Understanding the Value of Diversity

As the Black Lives Matter movement gathers global momentum, so too does the debate around the general lack of diversity in senior decision making roles throughout the economy and in the front offices of sports organizations. 

The rationale for this concern is based on the idea that meaningful change around equality of opportunity throughout society will ultimately be driven from the executive level. That seems to be a reasonable supposition, particularly when we consider that women and ethnic minorities outnumber white males in the US workforce by 2:1, while at board level those numbers flip to 75% white male, 15% white female, and 10% ethnic minority of any gender.

Diversity and Performance

Quite correctly, the protest movement around systemic inequality focuses on the ethical dimensions of such ingrained bias. However, there is also a strong business case in favor of fighting discrimination within our institutions and organizations.

A mountain of research exists throughout the business world to show that diverse teams enhance all aspects of performance. A 2018 report by McKinsey, Delivering Through Diversity, is highly instructive on this point despite its primary focus on gender diversity. The report showed that organizations with diverse senior management are 21% more likely to financially outperform their competitors. That figure rises to 33% when related to ethnic and cultural diversity.

Given the moral and performance-related imperatives of diversity, organizations across all industries should see that all diversity – be it racial, gender, disability, sexual orientation, socio-economic or cognitive – should be valued in order to create the best performing teams.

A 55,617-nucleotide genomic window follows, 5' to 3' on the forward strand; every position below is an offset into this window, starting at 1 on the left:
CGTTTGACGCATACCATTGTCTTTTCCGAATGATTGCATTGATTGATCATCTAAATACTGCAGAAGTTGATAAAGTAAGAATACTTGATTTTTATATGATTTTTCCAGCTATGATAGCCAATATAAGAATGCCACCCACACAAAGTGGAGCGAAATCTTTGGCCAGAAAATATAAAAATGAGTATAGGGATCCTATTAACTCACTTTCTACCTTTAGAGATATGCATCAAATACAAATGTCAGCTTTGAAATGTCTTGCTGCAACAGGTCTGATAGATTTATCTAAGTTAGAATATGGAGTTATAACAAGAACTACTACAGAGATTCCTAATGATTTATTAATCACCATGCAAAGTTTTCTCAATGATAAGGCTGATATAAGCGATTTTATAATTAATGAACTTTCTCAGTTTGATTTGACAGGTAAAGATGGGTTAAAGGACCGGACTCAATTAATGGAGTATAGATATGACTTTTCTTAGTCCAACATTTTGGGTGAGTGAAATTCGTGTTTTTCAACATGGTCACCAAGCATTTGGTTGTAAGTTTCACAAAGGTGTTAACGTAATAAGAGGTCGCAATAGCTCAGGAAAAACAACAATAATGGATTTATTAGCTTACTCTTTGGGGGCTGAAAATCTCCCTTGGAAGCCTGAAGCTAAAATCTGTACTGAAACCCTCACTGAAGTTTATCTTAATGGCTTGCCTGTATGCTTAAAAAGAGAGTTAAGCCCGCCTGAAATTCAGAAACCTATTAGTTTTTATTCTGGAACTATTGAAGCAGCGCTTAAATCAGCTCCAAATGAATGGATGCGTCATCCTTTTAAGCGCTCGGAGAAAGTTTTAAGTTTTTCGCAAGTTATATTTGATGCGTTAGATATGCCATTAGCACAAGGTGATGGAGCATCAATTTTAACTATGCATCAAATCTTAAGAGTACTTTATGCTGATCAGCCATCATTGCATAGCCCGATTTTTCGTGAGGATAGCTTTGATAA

Finding a Way to Be Better

Elite sport is, in many ways, an inherently conservative industry, and so meaningful action to improve diversity across front offices has historically been slow to come about and relatively ineffective when implemented. It doesn’t take a great amount of research to show that, in terms of diversity, the disparity between athletes, front office executives and coaching staff is stark.

However, there are signs that attitudes and practices are starting to change. In a press conference in June, Theo Epstein, President of Baseball Operations at the Chicago Cubs, admitted that the majority of people he had hired “have similar backgrounds to me and look a lot like me. That’s something I need to ask myself why. I need to question my own assumptions, my own attitudes. I need to find a way to be better.”

Epstein’s honesty is very welcome, and of course he is not alone in trying to confront the lack of diversity among non-playing staff. Baseball’s front offices have always lacked diversity; even when ex-players were well represented in front office roles, they were invariable white males. Although the number of former players heading up front offices has halved from around 40% to 20% over the past two decades, improvements in diversity have not followed.